Overriding permissions from udev sample rules
bruce.dubbs at gmail.com
Sun Oct 14 08:56:51 PDT 2007
Bryan Kadzban wrote:
> Or use :=, but that's what I was trying to avoid if possible. There are
> a few other differences between our permissions (or groups) and udev's,
> which I was hoping to override by moving 25- to 51- and leaving those
> rules alone.
Using :+ or "last_rule" really shouldn't be that big a deal. Besides,
it is educational if someone analyzes the file. The udev ducumentation
says that "I suggest you create a file at
/etc/udev/rules.d/10-local.rules and write all your rules into this
file." Looking at other distros, several seem to use 40, but several
have a 64 too.
Speaking of that, Kay has debian, gentoo, frugalware, redhat, etc.
Maybe if we sent him the LFS rules, he would include them too. Just a
> One instance is everywhere that udev assigns "uucp", we seem to assign
> "dialout" instead. I think that's because we have no "uucp" group.
Yes. uucp is an anachronism, but most still use it. RedHat seems to use
it for a lot of serial devices, but we just use dialout for that.
Actually dialout is a bit dated too. Who uses a modem any more? Not
anyone I know.
We could override that group with a 64- file or use :=.
Another option is to revert to uucp. The only place that dialout is in
the book is section 6.6 and then it is only in a cat > /etc/group <<
"EOF". It is not explained there. It is also not mentioned in BLFS at
all. This may be the simplest route as the custom rules could jsut not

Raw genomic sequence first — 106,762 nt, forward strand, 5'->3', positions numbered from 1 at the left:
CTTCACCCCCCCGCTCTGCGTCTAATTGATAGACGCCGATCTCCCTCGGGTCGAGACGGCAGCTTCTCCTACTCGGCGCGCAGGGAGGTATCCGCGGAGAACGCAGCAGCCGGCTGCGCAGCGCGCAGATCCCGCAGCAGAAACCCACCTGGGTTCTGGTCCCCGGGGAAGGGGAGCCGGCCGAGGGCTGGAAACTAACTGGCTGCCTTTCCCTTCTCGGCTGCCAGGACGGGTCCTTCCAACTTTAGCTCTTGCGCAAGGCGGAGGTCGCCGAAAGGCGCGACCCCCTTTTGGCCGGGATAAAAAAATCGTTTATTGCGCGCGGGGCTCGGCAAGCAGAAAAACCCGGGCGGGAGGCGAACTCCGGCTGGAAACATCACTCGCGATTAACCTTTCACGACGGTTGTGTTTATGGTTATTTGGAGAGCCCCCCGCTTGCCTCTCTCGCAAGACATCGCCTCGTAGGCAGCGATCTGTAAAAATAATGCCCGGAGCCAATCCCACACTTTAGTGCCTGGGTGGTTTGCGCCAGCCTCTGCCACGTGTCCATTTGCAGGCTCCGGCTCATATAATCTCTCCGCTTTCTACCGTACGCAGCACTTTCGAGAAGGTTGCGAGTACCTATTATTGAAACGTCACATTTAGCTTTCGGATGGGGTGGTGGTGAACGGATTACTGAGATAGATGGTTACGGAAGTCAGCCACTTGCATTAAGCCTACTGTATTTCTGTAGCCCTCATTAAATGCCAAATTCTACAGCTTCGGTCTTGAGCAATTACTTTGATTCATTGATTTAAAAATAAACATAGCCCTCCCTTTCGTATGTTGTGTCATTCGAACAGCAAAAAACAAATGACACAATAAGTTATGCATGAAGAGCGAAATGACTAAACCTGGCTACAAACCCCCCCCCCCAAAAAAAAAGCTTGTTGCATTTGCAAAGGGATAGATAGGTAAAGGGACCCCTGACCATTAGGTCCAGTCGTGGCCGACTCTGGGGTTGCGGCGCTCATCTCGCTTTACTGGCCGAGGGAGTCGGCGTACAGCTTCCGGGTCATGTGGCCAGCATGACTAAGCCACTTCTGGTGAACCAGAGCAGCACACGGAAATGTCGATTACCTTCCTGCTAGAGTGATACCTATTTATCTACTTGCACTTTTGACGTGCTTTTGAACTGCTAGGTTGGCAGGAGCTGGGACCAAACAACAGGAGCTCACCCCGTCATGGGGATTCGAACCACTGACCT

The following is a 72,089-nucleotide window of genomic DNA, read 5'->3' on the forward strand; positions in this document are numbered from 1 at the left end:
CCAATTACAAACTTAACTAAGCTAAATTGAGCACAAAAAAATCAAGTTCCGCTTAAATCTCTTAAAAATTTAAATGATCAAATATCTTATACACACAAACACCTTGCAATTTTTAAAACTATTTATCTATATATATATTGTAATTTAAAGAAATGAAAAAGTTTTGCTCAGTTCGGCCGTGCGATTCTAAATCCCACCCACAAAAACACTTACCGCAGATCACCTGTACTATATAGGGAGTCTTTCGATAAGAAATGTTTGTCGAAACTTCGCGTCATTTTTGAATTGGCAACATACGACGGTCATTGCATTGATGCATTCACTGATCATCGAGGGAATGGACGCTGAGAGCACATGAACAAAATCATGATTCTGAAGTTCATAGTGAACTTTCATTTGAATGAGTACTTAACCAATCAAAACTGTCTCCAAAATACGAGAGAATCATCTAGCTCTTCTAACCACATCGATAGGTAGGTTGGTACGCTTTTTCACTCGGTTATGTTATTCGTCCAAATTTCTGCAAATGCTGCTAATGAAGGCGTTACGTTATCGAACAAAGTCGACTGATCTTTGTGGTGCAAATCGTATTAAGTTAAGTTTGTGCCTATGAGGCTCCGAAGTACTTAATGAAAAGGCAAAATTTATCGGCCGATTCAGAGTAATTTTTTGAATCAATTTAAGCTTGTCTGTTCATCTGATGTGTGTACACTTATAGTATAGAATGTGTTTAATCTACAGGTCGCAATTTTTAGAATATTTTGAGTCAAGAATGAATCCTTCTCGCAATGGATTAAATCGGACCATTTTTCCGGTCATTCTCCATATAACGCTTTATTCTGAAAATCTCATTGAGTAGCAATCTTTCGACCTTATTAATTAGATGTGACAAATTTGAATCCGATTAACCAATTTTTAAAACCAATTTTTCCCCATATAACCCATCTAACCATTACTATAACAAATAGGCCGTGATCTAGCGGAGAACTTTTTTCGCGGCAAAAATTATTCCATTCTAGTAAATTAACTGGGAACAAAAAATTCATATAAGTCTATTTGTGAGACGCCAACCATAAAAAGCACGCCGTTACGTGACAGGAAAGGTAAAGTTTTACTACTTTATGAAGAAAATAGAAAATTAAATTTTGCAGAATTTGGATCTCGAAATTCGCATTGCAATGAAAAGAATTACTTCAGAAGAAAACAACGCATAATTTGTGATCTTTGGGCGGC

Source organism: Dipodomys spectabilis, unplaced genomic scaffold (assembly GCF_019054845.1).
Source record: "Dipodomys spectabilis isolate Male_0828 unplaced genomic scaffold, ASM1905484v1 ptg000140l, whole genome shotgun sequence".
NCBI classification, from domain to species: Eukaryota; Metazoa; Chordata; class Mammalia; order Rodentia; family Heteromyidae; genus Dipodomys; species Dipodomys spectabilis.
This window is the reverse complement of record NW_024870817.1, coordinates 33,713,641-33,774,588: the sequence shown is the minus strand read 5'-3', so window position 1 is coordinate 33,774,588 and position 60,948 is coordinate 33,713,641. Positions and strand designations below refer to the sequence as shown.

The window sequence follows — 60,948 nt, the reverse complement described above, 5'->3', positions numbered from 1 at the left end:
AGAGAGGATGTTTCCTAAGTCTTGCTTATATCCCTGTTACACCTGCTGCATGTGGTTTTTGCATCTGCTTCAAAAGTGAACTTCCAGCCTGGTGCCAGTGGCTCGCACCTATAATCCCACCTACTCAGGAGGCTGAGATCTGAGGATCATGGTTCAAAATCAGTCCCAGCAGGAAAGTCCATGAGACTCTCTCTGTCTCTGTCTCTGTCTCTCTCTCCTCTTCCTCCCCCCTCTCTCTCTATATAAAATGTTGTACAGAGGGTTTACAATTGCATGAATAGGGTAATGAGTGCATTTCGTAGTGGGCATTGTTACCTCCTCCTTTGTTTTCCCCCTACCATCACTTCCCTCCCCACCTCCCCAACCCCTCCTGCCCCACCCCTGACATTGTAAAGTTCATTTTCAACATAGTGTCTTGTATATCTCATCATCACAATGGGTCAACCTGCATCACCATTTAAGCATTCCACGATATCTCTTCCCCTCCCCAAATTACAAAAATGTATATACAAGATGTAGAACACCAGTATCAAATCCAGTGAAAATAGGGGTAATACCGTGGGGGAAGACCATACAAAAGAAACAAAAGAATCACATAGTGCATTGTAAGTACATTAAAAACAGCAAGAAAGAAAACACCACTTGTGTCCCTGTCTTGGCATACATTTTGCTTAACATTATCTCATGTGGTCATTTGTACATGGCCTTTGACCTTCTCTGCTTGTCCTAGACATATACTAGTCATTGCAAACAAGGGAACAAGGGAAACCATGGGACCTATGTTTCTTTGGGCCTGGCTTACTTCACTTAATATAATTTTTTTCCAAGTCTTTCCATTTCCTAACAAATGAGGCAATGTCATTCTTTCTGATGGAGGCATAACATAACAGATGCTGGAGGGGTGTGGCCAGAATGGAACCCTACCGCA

mention this at all.
> Another is all the input devices: we assign 0644, but udev assigns 0640
> or 0600, depending on the device. I'd rather not have to be a member of
> a certain group in order to test input devices. Another is agpgart:
> udev assigns 0600, but we assign 0666. (This may not matter, since X is
> setuid root.) The last two are disk and tape devices: udev assigns tape
> devices to group "disk" instead of "tape", and disk devices get mode
> 0640 instead of our 0660.
I would think that the simpler we make our rules, the better. For
comparison RedHat only has 15 rules in 40- and 1 rule in 64- (and that
is for pam and wouldn't apply to LFS). Similarly, suse has 11 rules in
40- and all the rules in 64- apply to something called device-mapper
that doesn't apply to LFS.
> All of those can be overridden if we move our rules to 51-; just the TTY
> devices can't be. So if we want to go with udev's permissions for TTYs
> (which sound like they'd probably work), then that should be fine.
Looking at other distros, I'm not sure anymore if we need any custom
rules at all. I haven't looked at it in detail, but suse only changes
some groups to video and redhat generally sets some symlinks and changes
the owner and group of vc* devices. All this customization would depend
on non-LFS packages. I see it rare, if at all, that BLFS would need to
address the issue.
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